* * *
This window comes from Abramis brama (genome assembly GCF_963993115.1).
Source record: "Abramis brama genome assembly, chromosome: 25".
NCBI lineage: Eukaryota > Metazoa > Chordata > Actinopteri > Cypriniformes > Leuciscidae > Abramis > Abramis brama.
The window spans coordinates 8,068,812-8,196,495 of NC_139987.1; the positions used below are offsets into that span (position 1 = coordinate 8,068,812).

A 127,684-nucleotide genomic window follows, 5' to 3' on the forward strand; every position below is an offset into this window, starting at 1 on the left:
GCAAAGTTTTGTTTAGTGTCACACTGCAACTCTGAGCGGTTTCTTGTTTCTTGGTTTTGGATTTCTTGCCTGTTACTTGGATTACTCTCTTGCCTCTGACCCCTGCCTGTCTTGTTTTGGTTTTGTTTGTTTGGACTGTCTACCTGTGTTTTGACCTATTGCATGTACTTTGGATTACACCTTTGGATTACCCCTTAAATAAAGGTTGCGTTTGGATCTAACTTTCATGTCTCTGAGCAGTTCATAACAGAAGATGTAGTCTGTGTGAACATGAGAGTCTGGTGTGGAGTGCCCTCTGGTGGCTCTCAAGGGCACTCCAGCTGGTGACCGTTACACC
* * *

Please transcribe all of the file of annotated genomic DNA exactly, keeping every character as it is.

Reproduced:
This window comes from Abramis brama (genome assembly GCF_963993115.1).
Source record: "Abramis brama genome assembly, chromosome: 25".
NCBI lineage: Eukaryota > Metazoa > Chordata > Actinopteri > Cypriniformes > Leuciscidae > Abramis > Abramis brama.
The window spans coordinates 8,068,812-8,196,495 of NC_139987.1; the positions used below are offsets into that span (position 1 = coordinate 8,068,812).

A 127,684-nucleotide genomic window follows, 5' to 3' on the forward strand; every position below is an offset into this window, starting at 1 on the left:
GCAAAGTTTTGTTTAGTGTCACACTGCAACTCTGAGCGGTTTCTTGTTTCTTGGTTTTGGATTTCTTGCCTGTTACTTGGATTACTCTCTTGCCTCTGACCCCTGCCTGTCTTGTTTTGGTTTTGTTTGTTTGGACTGTCTACCTGTGTTTTGACCTATTGCATGTACTTTGGATTACACCTTTGGATTACCCCTTAAATAAAGGTTGCGTTTGGATCTAACTTTCATGTCTCTGAGCAGTTCATAACAGAAGATGTAGTCTGTGTGAACATGAGAGTCTGGTGTGGAGTGCCCTCTGGTGGCTCTCAAGGGCACTCCAGCTGGTGACCGTTACACC